Corry, Sir James Porter White (1826–91), businessman and public figure in Belfast, and John Corry (1831–1908), architect, businessman, and inventor, were the two elder of three sons of Robert Corry (1800–69), quarryowner, and Jane Corry (née Porter) of Turnagardy, near Newtownards, Co. Down. There were also three daughters, one of whom married James Craig (d. 1899), a presbyterian missionary to the Jews. Robert Corry was the first to exploit Scrabo stone for building, and moved (1838) to Belfast to develop a timber-supply and building-contracting business. With his three sons Robert Corry built housing and public buildings such as Assembly's College, as well as much of Belfast harbour, transforming the appearance of the town; his property in Belfast was ‘a township in itself’, according to a contemporary.
James Porter Corry (born 8 September 1826, and educated like his brothers at Belfast Academical Institution) developed the company's business interests. From the late 1840s the firm bought or built over 40 ships. James sought to develop an identifiable shipping line, and from the 1860s commissioned twelve almost identical clippers, known as the Star Line. These ships engaged in East Indian and Australian trade and were famous for regularly setting speed records. James Corry served on seven committees of the presbyterian general assembly and on public bodies such as the Belfast harbour commission, and was prominent in the local conservative party. In 1874 he was elected as a conservative to represent Belfast; he was MP until 1885. After the redistribution of constituencies, he was defeated in the general election, but was returned in February 1886 at a by-election in Mid Armagh, and reelected for that constituency in the general election of July 1886. He was created a baronet 15 September 1885, and was regarded as influential and philanthropic: he gave £1,000 to augment professorial salaries at Assembly's College and was several times president of the Irish Temperance League – his support for the temperance cause was so strong that he refused to vote against Gladstone's 1885 budget, which had increased duties on alcohol. James Porter Corry married (10 July 1849) Martha Service from Glasgow, who was related to the Workmans, shipbuilders in Belfast. The Corrys had two sons and three daughters; three of his children, as well as his wife, died before him. Sir James died 28 November 1891 at Dunraven, Belfast, after fruitlessly seeking health in a trip to Egypt, and was buried in Belfast cemetery.
In 1859 the Corry family largely financed a new presbyterian church at Elmwood beside QCB; Robert Corry gave the ground, and James P. Corry subscribed more than £1,500 to pay off the building's debts. John Corry's elegant design for the church was adopted, and with his brother Robert (b. 1833), he paid for the spire. John also designed Dunmurry presbyterian church and other buildings. As a very young man, he patented an improved loom; when he went to London a few years later to take charge of the family's Star Line shipping company, he designed improved rigging tackle for its East India clippers. When the company commissioned steamships in 1887, he suggested modifications to enhance performance and improve the internal arrangements of what became a fleet of first-class ships bringing frozen meat from the southern hemisphere. He patented an improved rotary engine and a cannon projectile in 1885, and was interested in camera design. His contribution to marine engineering was recognised when he was elected president of the Institution of Marine Engineers in London; he became in 1894 one of four trustees of the property and funds of the Institution of Naval Architects, and in 1907 its hon. vice-president. He was also president of the Chamber of Shipping of the United Kingdom, a director of the City Bank, London, and a JP. In 1876 he was elected to the committee of Lloyd's shipping register, and was prominent in its affairs for many years. He died 17 February 1908 in London. He had married Margaret Galloway and had five daughters and six sons; three children died in infancy.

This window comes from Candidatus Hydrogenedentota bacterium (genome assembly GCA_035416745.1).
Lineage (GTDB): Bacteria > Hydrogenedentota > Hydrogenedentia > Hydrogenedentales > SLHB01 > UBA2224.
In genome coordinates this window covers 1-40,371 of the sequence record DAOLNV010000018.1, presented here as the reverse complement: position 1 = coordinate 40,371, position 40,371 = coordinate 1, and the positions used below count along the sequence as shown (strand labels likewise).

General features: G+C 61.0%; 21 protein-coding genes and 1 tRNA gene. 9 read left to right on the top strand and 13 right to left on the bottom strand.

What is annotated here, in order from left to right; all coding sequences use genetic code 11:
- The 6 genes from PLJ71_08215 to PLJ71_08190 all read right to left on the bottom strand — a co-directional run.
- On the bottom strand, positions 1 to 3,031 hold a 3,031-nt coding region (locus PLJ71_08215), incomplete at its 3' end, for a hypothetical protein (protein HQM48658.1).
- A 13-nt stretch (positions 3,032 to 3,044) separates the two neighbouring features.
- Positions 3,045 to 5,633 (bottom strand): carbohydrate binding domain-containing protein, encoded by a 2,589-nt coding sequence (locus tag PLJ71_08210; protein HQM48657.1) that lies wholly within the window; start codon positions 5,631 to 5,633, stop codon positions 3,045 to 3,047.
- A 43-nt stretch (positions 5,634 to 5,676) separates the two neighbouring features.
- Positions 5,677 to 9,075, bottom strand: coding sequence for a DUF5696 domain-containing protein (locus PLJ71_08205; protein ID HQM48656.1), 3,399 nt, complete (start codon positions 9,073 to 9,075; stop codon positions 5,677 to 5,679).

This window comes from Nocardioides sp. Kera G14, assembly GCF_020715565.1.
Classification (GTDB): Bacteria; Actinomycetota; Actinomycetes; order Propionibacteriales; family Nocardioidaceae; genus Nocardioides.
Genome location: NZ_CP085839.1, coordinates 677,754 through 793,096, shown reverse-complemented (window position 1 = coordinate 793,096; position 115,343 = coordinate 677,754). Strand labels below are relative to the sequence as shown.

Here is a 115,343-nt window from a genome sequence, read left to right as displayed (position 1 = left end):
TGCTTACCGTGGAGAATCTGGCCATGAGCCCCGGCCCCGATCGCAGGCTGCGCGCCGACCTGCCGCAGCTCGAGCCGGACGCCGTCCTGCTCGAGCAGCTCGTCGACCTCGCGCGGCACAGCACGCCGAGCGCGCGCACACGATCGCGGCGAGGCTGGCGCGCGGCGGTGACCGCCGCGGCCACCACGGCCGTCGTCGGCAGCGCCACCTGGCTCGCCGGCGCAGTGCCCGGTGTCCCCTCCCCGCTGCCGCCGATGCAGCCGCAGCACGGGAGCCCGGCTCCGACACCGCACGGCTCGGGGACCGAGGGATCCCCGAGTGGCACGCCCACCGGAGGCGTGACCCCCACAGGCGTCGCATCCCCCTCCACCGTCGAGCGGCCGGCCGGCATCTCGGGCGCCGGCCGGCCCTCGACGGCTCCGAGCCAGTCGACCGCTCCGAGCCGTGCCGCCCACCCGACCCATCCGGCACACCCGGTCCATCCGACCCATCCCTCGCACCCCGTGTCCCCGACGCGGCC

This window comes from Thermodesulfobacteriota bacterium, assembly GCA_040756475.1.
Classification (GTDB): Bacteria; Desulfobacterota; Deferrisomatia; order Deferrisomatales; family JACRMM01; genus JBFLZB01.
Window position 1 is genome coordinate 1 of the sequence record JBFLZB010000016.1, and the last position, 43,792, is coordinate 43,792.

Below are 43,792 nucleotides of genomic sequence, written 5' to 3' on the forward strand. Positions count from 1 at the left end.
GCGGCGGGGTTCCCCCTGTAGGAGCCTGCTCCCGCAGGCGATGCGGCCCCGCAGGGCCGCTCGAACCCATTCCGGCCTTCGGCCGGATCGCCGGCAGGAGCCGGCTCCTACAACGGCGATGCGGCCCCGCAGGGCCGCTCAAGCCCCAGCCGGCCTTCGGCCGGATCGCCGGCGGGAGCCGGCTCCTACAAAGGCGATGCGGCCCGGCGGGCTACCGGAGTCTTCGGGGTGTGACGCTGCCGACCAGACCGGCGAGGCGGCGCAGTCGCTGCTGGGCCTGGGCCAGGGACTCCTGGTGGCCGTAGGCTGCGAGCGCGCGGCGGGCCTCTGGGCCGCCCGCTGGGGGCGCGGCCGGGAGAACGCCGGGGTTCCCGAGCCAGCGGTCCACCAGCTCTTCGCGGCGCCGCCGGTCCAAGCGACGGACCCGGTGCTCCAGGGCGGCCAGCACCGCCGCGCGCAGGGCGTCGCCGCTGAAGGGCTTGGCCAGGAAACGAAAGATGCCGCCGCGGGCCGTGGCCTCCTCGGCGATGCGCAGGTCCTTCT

Many descendants of Robert and Jane Corry of Newtownards have been prominent in Ulster business, public, and sporting life. Thomas Hughes Corry (1859?–1883) was a poet and botanist, elected MRIA and fellow of the Zoological Society of London at the age of 20, but drowned on a field trip to Lough Gill. Brian Corry (1909–73) won the Ulster Grand Prix, and like his brother Robert Terence Corry (b. 1911) had a distinguished career in the RAF in the second world war; both were awarded the OBE, and Brian Corry was also awarded the DFC. The firm J. P. Corry & Co. continued (2005) as a major concern in Belfast, long after ceasing to be family-owned.